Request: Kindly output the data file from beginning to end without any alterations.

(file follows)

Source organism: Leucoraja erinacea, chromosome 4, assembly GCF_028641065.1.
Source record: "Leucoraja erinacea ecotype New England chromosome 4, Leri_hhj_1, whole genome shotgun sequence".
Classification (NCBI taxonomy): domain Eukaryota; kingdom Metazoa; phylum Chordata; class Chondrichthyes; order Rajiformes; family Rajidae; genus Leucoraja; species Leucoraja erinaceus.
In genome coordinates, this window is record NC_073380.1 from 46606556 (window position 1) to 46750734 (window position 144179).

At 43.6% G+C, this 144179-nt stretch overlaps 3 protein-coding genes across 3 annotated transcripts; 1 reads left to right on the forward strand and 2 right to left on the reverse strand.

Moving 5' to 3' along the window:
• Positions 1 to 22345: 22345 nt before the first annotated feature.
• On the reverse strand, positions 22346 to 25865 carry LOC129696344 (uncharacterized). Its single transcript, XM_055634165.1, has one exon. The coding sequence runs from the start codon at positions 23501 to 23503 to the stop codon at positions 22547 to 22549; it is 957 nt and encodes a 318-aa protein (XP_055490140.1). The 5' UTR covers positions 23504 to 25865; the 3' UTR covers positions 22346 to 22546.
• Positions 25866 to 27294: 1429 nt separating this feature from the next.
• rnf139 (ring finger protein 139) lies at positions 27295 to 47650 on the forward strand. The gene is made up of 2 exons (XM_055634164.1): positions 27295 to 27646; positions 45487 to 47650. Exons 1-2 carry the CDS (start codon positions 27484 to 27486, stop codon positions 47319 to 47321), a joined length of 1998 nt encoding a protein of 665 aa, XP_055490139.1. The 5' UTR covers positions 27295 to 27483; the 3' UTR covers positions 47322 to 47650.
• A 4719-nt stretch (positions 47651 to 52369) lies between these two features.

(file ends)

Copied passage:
Source organism: Leucoraja erinacea, chromosome 4, assembly GCF_028641065.1.
Source record: "Leucoraja erinacea ecotype New England chromosome 4, Leri_hhj_1, whole genome shotgun sequence".
Classification (NCBI taxonomy): domain Eukaryota; kingdom Metazoa; phylum Chordata; class Chondrichthyes; order Rajiformes; family Rajidae; genus Leucoraja; species Leucoraja erinaceus.
In genome coordinates, this window is record NC_073380.1 from 46606556 (window position 1) to 46750734 (window position 144179).

At 43.6% G+C, this 144179-nt stretch overlaps 3 protein-coding genes across 3 annotated transcripts; 1 reads left to right on the forward strand and 2 right to left on the reverse strand.

Moving 5' to 3' along the window:
• Positions 1 to 22345: 22345 nt before the first annotated feature.
• On the reverse strand, positions 22346 to 25865 carry LOC129696344 (uncharacterized). Its single transcript, XM_055634165.1, has one exon. The coding sequence runs from the start codon at positions 23501 to 23503 to the stop codon at positions 22547 to 22549; it is 957 nt and encodes a 318-aa protein (XP_055490140.1). The 5' UTR covers positions 23504 to 25865; the 3' UTR covers positions 22346 to 22546.
• Positions 25866 to 27294: 1429 nt separating this feature from the next.
• rnf139 (ring finger protein 139) lies at positions 27295 to 47650 on the forward strand. The gene is made up of 2 exons (XM_055634164.1): positions 27295 to 27646; positions 45487 to 47650. Exons 1-2 carry the CDS (start codon positions 27484 to 27486, stop codon positions 47319 to 47321), a joined length of 1998 nt encoding a protein of 665 aa, XP_055490139.1. The 5' UTR covers positions 27295 to 27483; the 3' UTR covers positions 47322 to 47650.
• A 4719-nt stretch (positions 47651 to 52369) lies between these two features.